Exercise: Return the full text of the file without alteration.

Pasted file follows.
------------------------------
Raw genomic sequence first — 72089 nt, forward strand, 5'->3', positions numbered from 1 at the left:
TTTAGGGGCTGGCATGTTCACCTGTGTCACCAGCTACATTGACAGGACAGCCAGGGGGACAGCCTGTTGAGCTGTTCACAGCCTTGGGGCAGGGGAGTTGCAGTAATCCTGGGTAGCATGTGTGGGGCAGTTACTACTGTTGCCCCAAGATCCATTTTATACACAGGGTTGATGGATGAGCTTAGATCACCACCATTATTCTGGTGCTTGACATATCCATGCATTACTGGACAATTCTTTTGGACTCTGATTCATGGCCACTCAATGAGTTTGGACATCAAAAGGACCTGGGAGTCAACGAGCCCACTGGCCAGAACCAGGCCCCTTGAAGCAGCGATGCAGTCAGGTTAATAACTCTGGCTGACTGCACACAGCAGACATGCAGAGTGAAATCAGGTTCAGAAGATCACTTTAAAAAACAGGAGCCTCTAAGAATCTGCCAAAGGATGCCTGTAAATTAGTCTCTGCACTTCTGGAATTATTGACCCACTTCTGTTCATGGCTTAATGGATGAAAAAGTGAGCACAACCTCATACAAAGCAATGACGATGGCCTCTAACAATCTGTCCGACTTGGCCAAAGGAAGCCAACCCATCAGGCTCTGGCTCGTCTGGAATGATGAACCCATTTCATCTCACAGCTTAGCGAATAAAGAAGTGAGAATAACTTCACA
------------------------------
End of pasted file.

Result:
Raw genomic sequence first — 72089 nt, forward strand, 5'->3', positions numbered from 1 at the left:
TTTAGGGGCTGGCATGTTCACCTGTGTCACCAGCTACATTGACAGGACAGCCAGGGGGACAGCCTGTTGAGCTGTTCACAGCCTTGGGGCAGGGGAGTTGCAGTAATCCTGGGTAGCATGTGTGGGGCAGTTACTACTGTTGCCCCAAGATCCATTTTATACACAGGGTTGATGGATGAGCTTAGATCACCACCATTATTCTGGTGCTTGACATATCCATGCATTACTGGACAATTCTTTTGGACTCTGATTCATGGCCACTCAATGAGTTTGGACATCAAAAGGACCTGGGAGTCAACGAGCCCACTGGCCAGAACCAGGCCCCTTGAAGCAGCGATGCAGTCAGGTTAATAACTCTGGCTGACTGCACACAGCAGACATGCAGAGTGAAATCAGGTTCAGAAGATCACTTTAAAAAACAGGAGCCTCTAAGAATCTGCCAAAGGATGCCTGTAAATTAGTCTCTGCACTTCTGGAATTATTGACCCACTTCTGTTCATGGCTTAATGGATGAAAAAGTGAGCACAACCTCATACAAAGCAATGACGATGGCCTCTAACAATCTGTCCGACTTGGCCAAAGGAAGCCAACCCATCAGGCTCTGGCTCGTCTGGAATGATGAACCCATTTCATCTCACAGCTTAGCGAATAAAGAAGTGAGAATAACTTCACA